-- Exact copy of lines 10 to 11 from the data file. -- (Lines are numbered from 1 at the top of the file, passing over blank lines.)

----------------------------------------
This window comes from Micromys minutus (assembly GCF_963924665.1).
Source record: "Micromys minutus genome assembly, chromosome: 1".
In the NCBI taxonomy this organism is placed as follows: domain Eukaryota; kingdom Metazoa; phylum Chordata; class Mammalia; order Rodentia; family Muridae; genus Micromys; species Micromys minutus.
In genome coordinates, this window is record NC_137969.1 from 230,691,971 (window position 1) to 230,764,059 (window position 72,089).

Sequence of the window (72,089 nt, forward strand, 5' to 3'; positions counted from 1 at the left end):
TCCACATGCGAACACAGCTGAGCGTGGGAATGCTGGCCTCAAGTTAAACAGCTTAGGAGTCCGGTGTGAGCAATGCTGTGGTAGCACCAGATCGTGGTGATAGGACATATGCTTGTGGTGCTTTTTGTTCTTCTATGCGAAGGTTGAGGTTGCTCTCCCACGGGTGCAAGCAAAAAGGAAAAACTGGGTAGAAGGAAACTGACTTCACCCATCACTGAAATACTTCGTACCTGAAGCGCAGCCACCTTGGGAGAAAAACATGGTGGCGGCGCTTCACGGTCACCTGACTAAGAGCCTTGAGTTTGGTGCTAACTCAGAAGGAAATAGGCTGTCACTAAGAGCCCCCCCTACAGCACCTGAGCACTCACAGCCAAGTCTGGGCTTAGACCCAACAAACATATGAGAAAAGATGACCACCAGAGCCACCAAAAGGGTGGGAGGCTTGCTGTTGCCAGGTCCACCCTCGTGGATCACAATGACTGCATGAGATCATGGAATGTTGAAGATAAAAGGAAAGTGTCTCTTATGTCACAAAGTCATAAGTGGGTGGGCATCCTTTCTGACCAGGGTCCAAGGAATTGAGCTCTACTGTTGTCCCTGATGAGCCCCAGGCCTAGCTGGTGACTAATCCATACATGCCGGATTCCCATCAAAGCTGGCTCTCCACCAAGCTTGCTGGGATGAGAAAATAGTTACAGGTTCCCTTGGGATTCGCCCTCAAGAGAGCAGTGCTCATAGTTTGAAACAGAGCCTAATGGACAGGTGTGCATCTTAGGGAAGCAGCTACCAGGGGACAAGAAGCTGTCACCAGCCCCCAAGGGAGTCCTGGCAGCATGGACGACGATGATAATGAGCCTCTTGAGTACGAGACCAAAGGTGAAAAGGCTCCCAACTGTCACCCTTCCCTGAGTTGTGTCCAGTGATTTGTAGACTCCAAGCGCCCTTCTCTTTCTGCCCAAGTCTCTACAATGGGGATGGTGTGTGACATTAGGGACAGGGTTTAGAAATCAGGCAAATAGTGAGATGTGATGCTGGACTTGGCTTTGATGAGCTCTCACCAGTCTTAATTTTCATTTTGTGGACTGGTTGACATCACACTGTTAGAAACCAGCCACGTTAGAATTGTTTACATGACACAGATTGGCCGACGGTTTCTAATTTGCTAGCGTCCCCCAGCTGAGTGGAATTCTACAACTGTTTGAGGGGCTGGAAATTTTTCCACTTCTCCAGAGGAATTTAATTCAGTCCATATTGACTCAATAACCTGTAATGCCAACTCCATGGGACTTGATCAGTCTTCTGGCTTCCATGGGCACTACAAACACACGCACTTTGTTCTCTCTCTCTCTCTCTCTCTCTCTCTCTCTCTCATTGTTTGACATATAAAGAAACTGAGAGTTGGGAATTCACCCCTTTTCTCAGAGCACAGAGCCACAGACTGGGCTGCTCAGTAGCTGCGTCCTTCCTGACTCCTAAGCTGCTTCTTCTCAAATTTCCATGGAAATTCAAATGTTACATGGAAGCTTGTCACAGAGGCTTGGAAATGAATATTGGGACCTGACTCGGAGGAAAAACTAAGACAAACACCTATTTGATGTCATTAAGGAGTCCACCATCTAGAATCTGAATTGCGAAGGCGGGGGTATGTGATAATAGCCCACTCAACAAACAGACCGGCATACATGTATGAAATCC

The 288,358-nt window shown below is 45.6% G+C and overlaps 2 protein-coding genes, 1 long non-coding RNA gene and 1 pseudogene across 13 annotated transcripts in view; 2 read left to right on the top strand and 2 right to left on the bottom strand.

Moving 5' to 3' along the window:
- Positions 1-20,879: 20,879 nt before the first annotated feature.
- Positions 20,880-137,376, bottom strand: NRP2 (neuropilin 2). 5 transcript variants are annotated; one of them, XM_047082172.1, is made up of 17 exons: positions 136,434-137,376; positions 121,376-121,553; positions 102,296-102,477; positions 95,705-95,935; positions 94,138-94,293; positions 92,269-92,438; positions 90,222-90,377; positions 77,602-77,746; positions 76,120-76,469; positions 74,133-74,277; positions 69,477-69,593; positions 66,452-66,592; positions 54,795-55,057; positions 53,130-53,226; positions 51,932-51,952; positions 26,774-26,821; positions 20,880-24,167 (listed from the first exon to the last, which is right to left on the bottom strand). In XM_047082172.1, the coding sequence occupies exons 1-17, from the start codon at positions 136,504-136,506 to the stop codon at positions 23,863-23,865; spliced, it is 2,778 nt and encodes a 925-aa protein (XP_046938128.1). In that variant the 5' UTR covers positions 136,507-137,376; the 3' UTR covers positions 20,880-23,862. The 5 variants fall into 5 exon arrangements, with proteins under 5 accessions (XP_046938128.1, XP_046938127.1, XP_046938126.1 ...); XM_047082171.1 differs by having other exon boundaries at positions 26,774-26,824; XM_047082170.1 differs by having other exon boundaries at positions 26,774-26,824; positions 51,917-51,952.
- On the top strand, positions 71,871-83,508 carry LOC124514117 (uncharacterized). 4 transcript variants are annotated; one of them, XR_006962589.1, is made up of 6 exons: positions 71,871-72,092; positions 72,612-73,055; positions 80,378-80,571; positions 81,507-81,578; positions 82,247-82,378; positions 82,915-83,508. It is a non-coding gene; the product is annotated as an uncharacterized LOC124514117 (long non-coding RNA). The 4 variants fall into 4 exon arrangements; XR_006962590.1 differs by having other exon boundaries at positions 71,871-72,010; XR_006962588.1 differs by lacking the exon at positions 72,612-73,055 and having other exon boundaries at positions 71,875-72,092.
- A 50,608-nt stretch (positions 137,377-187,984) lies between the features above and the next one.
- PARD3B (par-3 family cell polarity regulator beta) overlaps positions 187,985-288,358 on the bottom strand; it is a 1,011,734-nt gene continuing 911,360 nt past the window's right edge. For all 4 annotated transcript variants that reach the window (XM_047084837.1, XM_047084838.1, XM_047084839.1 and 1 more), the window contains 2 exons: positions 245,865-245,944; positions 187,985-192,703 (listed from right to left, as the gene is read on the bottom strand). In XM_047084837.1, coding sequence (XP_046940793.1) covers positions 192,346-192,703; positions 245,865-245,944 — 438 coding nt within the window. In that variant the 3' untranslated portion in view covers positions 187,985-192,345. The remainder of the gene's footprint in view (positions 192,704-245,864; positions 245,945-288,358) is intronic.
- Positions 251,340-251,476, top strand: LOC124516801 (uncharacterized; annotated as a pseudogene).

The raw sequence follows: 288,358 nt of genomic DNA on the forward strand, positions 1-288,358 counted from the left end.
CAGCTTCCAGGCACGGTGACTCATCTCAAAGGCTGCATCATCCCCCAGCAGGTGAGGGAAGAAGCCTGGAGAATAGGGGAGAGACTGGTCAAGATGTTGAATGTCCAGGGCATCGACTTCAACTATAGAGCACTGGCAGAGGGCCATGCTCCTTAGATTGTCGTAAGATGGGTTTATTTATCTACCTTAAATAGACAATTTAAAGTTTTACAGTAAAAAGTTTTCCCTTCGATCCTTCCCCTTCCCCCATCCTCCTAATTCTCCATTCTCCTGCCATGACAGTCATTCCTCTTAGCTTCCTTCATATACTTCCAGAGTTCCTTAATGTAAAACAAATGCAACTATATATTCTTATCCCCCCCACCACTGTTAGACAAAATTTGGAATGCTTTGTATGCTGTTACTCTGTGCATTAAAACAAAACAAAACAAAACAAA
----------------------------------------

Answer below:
- Positions 20,880-137,376, bottom strand: NRP2 (neuropilin 2). 5 transcript variants are annotated; one of them, XM_047082172.1, is made up of 17 exons: positions 136,434-137,376; positions 121,376-121,553; positions 102,296-102,477; positions 95,705-95,935; positions 94,138-94,293; positions 92,269-92,438; positions 90,222-90,377; positions 77,602-77,746; positions 76,120-76,469; positions 74,133-74,277; positions 69,477-69,593; positions 66,452-66,592; positions 54,795-55,057; positions 53,130-53,226; positions 51,932-51,952; positions 26,774-26,821; positions 20,880-24,167 (listed from the first exon to the last, which is right to left on the bottom strand). In XM_047082172.1, the coding sequence occupies exons 1-17, from the start codon at positions 136,504-136,506 to the stop codon at positions 23,863-23,865; spliced, it is 2,778 nt and encodes a 925-aa protein (XP_046938128.1). In that variant the 5' UTR covers positions 136,507-137,376; the 3' UTR covers positions 20,880-23,862. The 5 variants fall into 5 exon arrangements, with proteins under 5 accessions (XP_046938128.1, XP_046938127.1, XP_046938126.1 ...); XM_047082171.1 differs by having other exon boundaries at positions 26,774-26,824; XM_047082170.1 differs by having other exon boundaries at positions 26,774-26,824; positions 51,917-51,952.
- On the top strand, positions 71,871-83,508 carry LOC124514117 (uncharacterized). 4 transcript variants are annotated; one of them, XR_006962589.1, is made up of 6 exons: positions 71,871-72,092; positions 72,612-73,055; positions 80,378-80,571; positions 81,507-81,578; positions 82,247-82,378; positions 82,915-83,508. It is a non-coding gene; the product is annotated as an uncharacterized LOC124514117 (long non-coding RNA). The 4 variants fall into 4 exon arrangements; XR_006962590.1 differs by having other exon boundaries at positions 71,871-72,010; XR_006962588.1 differs by lacking the exon at positions 72,612-73,055 and having other exon boundaries at positions 71,875-72,092.